With war clouds gathering, the British general staff ordered the acceleration of their cruiser tank programme - fast. reliable and reasonably armoured fighting vehicles that exploit weak points in the enemy lines and spearhead breakthroughs. One of the successful designs was the Tank, Cruiser, Mk VI Crusader, more commonly known simply as the Crusader.
Armed with a 2-pdr main gun and later upgraded to a 6-pdr, it also had a co-axial machine gun. The Mk I carried a small hand-traversed turret armed with a Besa machine gun in the front hull although this was often removed or left unmanned by the unimpressed crews of the Mk I and Mk II.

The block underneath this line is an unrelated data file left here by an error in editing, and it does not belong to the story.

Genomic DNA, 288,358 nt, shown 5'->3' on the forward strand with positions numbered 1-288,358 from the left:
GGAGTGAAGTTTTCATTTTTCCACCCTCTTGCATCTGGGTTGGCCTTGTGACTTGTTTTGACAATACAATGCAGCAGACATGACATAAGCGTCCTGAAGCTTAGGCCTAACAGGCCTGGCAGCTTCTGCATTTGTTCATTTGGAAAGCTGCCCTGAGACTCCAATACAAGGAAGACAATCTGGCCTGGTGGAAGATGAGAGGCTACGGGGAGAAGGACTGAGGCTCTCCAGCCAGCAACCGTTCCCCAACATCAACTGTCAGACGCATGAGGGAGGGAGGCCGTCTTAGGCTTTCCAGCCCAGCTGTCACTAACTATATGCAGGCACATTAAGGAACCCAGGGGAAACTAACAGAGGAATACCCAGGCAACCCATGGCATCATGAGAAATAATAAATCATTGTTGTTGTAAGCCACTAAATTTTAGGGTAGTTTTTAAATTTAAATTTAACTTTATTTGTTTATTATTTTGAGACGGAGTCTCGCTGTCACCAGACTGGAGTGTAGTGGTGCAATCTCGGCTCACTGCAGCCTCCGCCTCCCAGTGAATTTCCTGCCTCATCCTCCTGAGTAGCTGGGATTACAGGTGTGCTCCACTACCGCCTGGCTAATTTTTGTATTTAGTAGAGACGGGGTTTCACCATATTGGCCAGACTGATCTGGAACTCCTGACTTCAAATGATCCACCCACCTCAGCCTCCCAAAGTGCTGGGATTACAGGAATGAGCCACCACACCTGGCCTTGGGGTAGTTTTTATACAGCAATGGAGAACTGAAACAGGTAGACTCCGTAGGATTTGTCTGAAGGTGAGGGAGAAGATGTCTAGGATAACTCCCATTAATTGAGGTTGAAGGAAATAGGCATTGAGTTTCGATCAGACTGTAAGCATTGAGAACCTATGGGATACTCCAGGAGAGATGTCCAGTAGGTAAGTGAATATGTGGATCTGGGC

The Mk I and Mk II variants of the Crusader primarily saw action in the Western Desert where they would symbolise the British armoured formation in the desert, with their speed lending themselves so well to the highly mobile nature of the war in the desert and the traditional cavalry tactics the British employed.
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